Why location and services affect hospitals’ competition and margins

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Location and hospital margins

The hospital industry profitability is heavily affected by the concentration of hospitals in a particular area.

Graph 60

During the 1990s, the hospital industry underwent about 900 consolidation deals. These led to the formation of local markets, with limited hospital systems dominating cities like Boston, Pittsburgh, and Philadelphia. So the total density of hospitals varies across states, with the highest hospital density in California and Texas.

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The lack of a competitive market allows hospitals to have greater bargaining power over private insurers, resulting in higher profits. Major for-profit hospital systems like HCA Holdings (HCA), Tenet HealthCare (THC), Community Health Systems (CYH), LifePoint Hospitals, Inc. (LPNT), and Universal Health Services (UHS) have a big network of hospitals concentrated in few geographies, boosting their profits.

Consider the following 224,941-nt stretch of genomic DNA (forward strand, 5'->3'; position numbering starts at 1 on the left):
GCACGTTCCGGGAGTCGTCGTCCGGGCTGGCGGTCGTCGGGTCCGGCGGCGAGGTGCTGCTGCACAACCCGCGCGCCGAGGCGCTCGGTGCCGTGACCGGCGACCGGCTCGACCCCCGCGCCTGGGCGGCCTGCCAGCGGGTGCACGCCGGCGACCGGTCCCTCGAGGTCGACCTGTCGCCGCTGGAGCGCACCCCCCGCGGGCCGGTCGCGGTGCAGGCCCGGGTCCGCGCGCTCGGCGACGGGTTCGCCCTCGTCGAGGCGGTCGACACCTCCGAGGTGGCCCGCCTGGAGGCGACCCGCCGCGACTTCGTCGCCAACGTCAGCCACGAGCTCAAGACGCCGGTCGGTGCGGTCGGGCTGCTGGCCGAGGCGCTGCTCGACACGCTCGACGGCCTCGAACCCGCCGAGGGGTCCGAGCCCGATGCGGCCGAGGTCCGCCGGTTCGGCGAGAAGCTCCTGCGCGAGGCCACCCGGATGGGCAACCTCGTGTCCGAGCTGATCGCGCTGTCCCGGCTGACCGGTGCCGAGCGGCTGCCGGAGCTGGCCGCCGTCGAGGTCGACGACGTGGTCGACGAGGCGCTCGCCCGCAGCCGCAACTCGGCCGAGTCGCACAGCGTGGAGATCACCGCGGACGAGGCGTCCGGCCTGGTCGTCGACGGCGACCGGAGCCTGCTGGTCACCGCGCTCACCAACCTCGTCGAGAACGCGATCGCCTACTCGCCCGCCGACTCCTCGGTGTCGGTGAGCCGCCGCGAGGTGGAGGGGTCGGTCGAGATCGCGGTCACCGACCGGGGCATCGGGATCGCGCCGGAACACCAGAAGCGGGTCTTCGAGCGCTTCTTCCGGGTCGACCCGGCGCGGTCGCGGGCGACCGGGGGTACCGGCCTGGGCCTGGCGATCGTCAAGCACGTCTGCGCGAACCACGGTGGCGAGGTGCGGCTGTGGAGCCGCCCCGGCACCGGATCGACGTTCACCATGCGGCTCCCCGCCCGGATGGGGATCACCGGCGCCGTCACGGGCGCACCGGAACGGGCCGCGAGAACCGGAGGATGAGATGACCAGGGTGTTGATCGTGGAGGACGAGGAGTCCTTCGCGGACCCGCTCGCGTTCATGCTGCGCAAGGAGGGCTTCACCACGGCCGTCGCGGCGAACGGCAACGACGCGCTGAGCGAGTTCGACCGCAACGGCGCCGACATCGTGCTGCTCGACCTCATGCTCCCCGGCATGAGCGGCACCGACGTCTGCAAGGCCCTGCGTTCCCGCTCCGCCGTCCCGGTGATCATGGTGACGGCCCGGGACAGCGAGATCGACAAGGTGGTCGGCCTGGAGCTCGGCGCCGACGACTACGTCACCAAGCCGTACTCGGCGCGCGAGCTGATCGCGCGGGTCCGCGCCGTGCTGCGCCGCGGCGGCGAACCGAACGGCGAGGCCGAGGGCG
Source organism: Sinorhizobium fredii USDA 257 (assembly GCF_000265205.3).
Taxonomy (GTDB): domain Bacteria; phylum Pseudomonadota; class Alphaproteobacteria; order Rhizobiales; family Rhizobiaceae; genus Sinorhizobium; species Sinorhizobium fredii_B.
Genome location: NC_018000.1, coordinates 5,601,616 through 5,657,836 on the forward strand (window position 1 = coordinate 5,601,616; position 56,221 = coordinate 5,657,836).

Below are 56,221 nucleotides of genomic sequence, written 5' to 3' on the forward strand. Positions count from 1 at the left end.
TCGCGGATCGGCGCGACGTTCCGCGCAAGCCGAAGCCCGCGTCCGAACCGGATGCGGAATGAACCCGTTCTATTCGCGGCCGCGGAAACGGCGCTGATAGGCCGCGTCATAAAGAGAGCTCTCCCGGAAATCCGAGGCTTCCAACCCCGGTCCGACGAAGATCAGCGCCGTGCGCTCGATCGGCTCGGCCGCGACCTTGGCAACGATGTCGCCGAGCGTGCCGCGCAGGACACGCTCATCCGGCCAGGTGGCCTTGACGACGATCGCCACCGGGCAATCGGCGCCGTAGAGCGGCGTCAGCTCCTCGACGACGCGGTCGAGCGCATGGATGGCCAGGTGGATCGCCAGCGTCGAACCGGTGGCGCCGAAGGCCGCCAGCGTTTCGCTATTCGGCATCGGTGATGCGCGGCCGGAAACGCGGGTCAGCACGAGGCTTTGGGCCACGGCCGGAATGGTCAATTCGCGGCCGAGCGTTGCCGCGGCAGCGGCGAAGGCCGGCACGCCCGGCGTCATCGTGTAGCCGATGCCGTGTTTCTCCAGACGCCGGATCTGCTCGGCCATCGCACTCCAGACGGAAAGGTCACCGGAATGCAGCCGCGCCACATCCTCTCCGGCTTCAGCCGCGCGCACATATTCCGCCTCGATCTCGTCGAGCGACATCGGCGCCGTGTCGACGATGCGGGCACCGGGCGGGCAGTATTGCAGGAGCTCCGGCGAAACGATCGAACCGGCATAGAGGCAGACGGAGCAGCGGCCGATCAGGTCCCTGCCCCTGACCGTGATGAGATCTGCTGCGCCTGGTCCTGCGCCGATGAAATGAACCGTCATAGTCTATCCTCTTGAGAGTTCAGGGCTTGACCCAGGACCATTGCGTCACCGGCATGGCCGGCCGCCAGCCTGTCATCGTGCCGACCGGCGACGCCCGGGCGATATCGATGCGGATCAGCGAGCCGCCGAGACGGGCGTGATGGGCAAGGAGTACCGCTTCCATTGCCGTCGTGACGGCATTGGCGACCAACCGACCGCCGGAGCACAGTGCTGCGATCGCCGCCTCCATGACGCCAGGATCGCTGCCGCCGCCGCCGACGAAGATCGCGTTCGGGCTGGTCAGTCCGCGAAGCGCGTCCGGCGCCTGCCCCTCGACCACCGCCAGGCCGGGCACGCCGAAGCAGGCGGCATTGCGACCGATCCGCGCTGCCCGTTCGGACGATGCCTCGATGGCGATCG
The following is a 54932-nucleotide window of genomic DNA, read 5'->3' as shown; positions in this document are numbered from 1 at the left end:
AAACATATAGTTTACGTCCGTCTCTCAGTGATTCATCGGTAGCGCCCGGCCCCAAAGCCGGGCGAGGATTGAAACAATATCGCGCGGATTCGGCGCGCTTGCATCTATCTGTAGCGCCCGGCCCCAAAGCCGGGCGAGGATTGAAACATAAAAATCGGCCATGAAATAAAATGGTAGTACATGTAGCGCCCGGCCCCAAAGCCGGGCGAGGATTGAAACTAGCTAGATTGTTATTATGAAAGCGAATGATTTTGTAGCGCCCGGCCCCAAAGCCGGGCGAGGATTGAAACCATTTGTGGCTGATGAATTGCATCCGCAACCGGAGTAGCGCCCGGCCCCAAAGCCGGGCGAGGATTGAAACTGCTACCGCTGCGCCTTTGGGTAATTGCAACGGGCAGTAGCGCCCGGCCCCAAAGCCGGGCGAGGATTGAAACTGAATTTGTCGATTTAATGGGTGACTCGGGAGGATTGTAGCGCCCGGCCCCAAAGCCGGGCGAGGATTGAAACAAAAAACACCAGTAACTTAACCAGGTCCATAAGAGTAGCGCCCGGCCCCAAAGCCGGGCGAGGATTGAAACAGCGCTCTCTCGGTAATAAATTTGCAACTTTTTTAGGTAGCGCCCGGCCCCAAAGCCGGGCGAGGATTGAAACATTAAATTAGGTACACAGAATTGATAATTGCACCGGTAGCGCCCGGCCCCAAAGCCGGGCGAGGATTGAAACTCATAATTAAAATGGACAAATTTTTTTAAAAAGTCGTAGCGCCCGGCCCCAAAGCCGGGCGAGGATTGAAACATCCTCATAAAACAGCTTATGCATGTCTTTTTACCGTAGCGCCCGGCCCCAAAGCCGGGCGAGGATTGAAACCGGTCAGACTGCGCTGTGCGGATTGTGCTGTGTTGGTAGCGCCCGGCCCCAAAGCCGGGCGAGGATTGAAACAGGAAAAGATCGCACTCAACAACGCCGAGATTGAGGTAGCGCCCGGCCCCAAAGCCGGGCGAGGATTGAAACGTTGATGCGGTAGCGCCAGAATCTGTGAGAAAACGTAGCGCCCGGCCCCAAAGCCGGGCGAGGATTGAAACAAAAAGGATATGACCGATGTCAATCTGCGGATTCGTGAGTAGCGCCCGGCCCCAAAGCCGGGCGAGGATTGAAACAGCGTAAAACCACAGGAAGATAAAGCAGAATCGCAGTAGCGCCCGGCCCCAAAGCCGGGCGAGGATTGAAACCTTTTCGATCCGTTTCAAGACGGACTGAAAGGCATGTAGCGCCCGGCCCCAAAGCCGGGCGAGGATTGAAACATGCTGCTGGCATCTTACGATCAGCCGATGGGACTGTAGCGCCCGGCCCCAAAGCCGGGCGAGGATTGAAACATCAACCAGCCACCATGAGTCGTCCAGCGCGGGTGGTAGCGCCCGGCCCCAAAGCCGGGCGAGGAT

Services and hospital margins

Hospitals also compete based on the service they provide. Hospitals with more specialized services in their portfolio command higher prices.

Graph 21

The above graph shows that specialty hospitals dealing with cardiac and surgical services consistently command higher profit margins. As specialists command higher training and procedural skills, they receive higher compensation. Also, general medical and surgical hospitals that have an emergency room are mandated by U.S. law to treat all patients—even if they don’t possess any health insurance. Specialty hospitals don’t have emergency room facilities and so have better control over the kinds of patients they treat. This control helps them to manage their bad debt expenses, which are a major problem for general hospitals.

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